1

I want add a range or IP address 192.168.1.128 to 192.168.1.254 to my debian host I know, there is an range file (such as ifcfg-eth0-range0) in RedHat/CentOS, they have IPADDR_START/IPADDR_END, but how to do in debian?

2

You could an ifup to use a script to add the addresses for you. Create the following script as /etc/network/if-up.d/eth0

#!/bin/bash

if [ "$IFACE" eq "eth0" ]; then
    for IP in {128..254}; do
        ip addr add 192.168.1.${IP}/24 dev eth0
    done
fi

# EOF

/24 should be replaced by the appropriate subnet mask.

A corresponding script in /etc/network/if-down.d/eth0 should be created using "ip addr" del in place of "ip addr add".

Be sure to run chmod +x on both scripts.

You can test the script using the command IFACE=eth0 /etc/network/if-up.d/eth0.

You could also create the file as /usr/local/sbin/eth0-aliases and run it from an up option in /etc/network/interfaces. Add up /usr/local/sbin/eth0-aliases to the eth0 stanza. If you use this mechanism you don't need the if condition in the script.

1

You have to do it manually for each interface. Edit /etc/network/interfaces and add each one to that e.g.

auto lo
iface lo inet loopback

auto eth0
auto eth0:1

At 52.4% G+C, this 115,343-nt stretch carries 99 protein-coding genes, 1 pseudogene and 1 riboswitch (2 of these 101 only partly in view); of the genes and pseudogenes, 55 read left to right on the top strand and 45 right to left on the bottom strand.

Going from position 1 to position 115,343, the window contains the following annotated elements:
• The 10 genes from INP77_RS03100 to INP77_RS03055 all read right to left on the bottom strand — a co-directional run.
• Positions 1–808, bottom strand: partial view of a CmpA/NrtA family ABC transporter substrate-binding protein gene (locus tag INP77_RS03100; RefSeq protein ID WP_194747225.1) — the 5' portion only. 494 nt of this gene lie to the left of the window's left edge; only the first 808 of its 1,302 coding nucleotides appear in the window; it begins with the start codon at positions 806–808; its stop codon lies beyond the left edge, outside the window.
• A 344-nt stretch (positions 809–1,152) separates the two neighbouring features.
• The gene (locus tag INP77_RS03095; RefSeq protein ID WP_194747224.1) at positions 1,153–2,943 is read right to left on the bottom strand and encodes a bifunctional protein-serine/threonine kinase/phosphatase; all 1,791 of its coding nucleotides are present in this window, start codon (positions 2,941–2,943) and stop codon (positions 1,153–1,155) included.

auto eth0:2
iface eth0 inet static
         address 192.168.10.1
         netmask 255.255.255.0
         gateway 192.168.10.100

iface eth0:1 inet static
         address 192.168.10.2
         netmask 255.255.255.0
         gateway 192.168.10.100

iface eth0:2 inet static
         address 192.168.10.3
         netmask 255.255.255.0
         gateway 192.168.10.100
.
.
.
1

Linode published a great article on how to do this

http://www.linode.com/wiki/index.php/Multiple_IPs

2
  • Note that this doesn't cover how to add a range. It just describes the "descriptive method", i.e. multiple iface eth0:1 stanzas. Mar 20 '14 at 5:23
  • This link has rotted. While you're at it, add something relevant to this answer so it can stand alone.
    – sysadmin1138
    Apr 4 at 21:21
0

You can probably only add every IP on its own to a virtual interface. Refer to this FAQ entry.

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